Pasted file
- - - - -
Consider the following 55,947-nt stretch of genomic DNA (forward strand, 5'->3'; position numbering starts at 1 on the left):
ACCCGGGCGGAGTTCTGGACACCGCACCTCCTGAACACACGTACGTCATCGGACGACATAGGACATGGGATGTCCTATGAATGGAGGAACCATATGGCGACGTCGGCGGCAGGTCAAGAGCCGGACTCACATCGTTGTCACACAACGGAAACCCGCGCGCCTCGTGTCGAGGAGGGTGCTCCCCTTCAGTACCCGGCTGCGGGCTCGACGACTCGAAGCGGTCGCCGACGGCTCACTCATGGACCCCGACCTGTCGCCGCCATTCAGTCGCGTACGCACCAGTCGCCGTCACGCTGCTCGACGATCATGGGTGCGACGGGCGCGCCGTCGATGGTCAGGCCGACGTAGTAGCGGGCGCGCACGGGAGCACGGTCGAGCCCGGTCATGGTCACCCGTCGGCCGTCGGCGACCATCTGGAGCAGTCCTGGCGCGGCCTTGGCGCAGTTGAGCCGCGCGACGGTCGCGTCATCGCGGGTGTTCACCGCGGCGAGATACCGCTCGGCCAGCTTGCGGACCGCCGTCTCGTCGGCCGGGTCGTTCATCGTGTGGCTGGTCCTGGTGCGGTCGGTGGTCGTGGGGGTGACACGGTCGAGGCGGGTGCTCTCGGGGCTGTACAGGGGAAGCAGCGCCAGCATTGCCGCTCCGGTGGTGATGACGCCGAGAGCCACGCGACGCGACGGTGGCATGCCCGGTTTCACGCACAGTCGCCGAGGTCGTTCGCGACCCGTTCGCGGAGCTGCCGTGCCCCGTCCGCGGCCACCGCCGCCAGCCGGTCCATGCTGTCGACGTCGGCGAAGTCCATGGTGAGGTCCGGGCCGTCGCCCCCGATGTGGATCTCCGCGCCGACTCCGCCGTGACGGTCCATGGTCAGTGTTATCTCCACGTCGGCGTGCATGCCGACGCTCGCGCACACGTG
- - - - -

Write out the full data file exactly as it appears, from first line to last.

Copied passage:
Consider the following 55,947-nt stretch of genomic DNA (forward strand, 5'->3'; position numbering starts at 1 on the left):
ACCCGGGCGGAGTTCTGGACACCGCACCTCCTGAACACACGTACGTCATCGGACGACATAGGACATGGGATGTCCTATGAATGGAGGAACCATATGGCGACGTCGGCGGCAGGTCAAGAGCCGGACTCACATCGTTGTCACACAACGGAAACCCGCGCGCCTCGTGTCGAGGAGGGTGCTCCCCTTCAGTACCCGGCTGCGGGCTCGACGACTCGAAGCGGTCGCCGACGGCTCACTCATGGACCCCGACCTGTCGCCGCCATTCAGTCGCGTACGCACCAGTCGCCGTCACGCTGCTCGACGATCATGGGTGCGACGGGCGCGCCGTCGATGGTCAGGCCGACGTAGTAGCGGGCGCGCACGGGAGCACGGTCGAGCCCGGTCATGGTCACCCGTCGGCCGTCGGCGACCATCTGGAGCAGTCCTGGCGCGGCCTTGGCGCAGTTGAGCCGCGCGACGGTCGCGTCATCGCGGGTGTTCACCGCGGCGAGATACCGCTCGGCCAGCTTGCGGACCGCCGTCTCGTCGGCCGGGTCGTTCATCGTGTGGCTGGTCCTGGTGCGGTCGGTGGTCGTGGGGGTGACACGGTCGAGGCGGGTGCTCTCGGGGCTGTACAGGGGAAGCAGCGCCAGCATTGCCGCTCCGGTGGTGATGACGCCGAGAGCCACGCGACGCGACGGTGGCATGCCCGGTTTCACGCACAGTCGCCGAGGTCGTTCGCGACCCGTTCGCGGAGCTGCCGTGCCCCGTCCGCGGCCACCGCCGCCAGCCGGTCCATGCTGTCGACGTCGGCGAAGTCCATGGTGAGGTCCGGGCCGTCGCCCCCGATGTGGATCTCCGCGCCGACTCCGCCGTGACGGTCCATGGTCAGTGTTATCTCCACGTCGGCGTGCATGCCGACGCTCGCGCACACGTG